Life at the end of the road

March 2, 2013

The Raasay shooting rights debacle :-)

Filed under: animals, daily doings, harbour, New hybrid ferry, stonework, Trucks and plant — lifeattheendoftheroad @ 11:08 pm

March already, where has the winter gone ?? Of course we’ll be due the ‘lambing snow’ in April and the equinox will usually throw up the odd icy blast but winter’s ‘back is broken’. The sight of two wheatears last Sunday, a pied wagtail in Portree and frogspawn on the Torran path today all pointed towards winter’s demise.

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The chirpy wee bird that can often be seen pecking itself in car wing mirrors or tapping on our kitchen window http://www.rspb.org.uk/wildlife/birdguide/name/p/piedwagtail/index.aspx may well be common enough throughout the winter ‘down sowf’ but he’s purely a summer visitor here.

As for the wheatear he’s a summer visitor from Africa and in these parts is the favourite ‘foster parent’ for the lazy cuckoo. On Raasay he has a Gaelic name that means ‘follower’ for he can often be seen chasing the cuckoo, who no doubt is trying to lay an egg in the much smaller birds nest.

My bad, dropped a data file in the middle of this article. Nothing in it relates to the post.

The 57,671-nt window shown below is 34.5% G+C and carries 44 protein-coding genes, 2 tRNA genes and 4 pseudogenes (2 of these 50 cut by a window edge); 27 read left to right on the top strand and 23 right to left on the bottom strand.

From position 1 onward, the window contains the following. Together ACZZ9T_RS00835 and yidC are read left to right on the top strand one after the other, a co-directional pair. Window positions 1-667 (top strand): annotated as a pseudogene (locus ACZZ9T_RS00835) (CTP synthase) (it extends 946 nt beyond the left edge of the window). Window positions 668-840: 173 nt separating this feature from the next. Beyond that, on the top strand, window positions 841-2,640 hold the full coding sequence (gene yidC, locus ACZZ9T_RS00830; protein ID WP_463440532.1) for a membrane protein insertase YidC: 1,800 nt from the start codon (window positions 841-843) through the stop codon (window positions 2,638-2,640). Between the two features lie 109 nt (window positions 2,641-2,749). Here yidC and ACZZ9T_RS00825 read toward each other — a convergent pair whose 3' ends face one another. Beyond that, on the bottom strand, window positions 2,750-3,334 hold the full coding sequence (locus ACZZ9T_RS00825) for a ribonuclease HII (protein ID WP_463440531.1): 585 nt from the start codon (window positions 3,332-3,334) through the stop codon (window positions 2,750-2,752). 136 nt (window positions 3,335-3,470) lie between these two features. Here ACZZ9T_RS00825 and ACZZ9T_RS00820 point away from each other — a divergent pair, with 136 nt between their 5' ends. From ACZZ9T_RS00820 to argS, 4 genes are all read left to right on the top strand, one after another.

Wheatear - male

A ground nesting bird who has nothing whatsoever to do with wheat, the name coming from it’s distinctive white rump (white rear) as it flies away Smile

Back in the Minch

As you’ve probably noticed I haven’t posted for days or replied to many comments, not through any loss of interest or lethargy but because I’ve either been too busy or stuck in Lochmaddy. Not that there’s anything wrong with Lochmaddy apart from abysmal phone and internet coverage there, sometimes it works, sometimes it doesn’t Sad smile The day after Lochmaddy we were in Tarbert on Harris but a minor problem with one of the main engines meant a 21:00 finish which saw me showered and in bed before 22:00.

 

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A busy week saw a familiar visitor to Raasay making a trip over the Minch to collect a 13 ton Hitachi, Eyre Plant’s ‘W’ reg Scania having done many a days work on our own village hall and new harbour.

 

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Not such a common sight as they used to be and certainly not in this quantity are ‘small bales’ but here was a lorry load crossing the Minch on Thursday.

A bit of a ‘U turn’